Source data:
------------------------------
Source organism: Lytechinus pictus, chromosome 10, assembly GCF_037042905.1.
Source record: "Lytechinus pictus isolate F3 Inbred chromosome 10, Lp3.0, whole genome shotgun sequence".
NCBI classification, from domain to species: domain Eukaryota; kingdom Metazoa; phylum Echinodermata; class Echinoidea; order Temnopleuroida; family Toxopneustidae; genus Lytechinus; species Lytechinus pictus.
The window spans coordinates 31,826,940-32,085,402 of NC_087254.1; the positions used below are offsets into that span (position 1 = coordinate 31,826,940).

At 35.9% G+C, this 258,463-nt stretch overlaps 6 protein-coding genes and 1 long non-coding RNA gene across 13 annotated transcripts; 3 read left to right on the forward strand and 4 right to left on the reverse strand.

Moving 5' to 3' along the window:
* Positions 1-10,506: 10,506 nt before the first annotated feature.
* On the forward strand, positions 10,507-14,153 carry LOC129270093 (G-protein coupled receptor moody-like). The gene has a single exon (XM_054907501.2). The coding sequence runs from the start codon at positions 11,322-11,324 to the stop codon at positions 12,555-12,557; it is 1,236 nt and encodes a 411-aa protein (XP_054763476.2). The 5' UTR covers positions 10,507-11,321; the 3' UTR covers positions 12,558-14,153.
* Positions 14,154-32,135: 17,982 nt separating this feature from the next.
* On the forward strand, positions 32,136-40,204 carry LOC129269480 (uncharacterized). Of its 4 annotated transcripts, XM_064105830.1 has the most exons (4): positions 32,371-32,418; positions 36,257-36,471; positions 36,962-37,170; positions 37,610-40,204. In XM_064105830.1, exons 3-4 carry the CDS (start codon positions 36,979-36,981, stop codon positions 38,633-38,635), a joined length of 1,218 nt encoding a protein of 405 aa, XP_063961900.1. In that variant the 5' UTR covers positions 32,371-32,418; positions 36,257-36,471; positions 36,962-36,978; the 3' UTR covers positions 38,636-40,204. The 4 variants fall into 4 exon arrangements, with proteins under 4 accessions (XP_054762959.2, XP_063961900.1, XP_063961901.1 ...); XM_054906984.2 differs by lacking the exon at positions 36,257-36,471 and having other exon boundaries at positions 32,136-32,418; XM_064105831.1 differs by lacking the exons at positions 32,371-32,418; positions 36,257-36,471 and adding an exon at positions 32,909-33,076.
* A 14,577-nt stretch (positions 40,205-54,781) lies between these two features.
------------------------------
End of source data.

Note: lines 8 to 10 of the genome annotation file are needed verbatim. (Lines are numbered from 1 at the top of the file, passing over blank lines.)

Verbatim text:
* On the forward strand, positions 10,507-14,153 carry LOC129270093 (G-protein coupled receptor moody-like). The gene has a single exon (XM_054907501.2). The coding sequence runs from the start codon at positions 11,322-11,324 to the stop codon at positions 12,555-12,557; it is 1,236 nt and encodes a 411-aa protein (XP_054763476.2). The 5' UTR covers positions 10,507-11,321; the 3' UTR covers positions 12,558-14,153.
* Positions 14,154-32,135: 17,982 nt separating this feature from the next.
* On the forward strand, positions 32,136-40,204 carry LOC129269480 (uncharacterized). Of its 4 annotated transcripts, XM_064105830.1 has the most exons (4): positions 32,371-32,418; positions 36,257-36,471; positions 36,962-37,170; positions 37,610-40,204. In XM_064105830.1, exons 3-4 carry the CDS (start codon positions 36,979-36,981, stop codon positions 38,633-38,635), a joined length of 1,218 nt encoding a protein of 405 aa, XP_063961900.1. In that variant the 5' UTR covers positions 32,371-32,418; positions 36,257-36,471; positions 36,962-36,978; the 3' UTR covers positions 38,636-40,204. The 4 variants fall into 4 exon arrangements, with proteins under 4 accessions (XP_054762959.2, XP_063961900.1, XP_063961901.1 ...); XM_054906984.2 differs by lacking the exon at positions 36,257-36,471 and having other exon boundaries at positions 32,136-32,418; XM_064105831.1 differs by lacking the exons at positions 32,371-32,418; positions 36,257-36,471 and adding an exon at positions 32,909-33,076.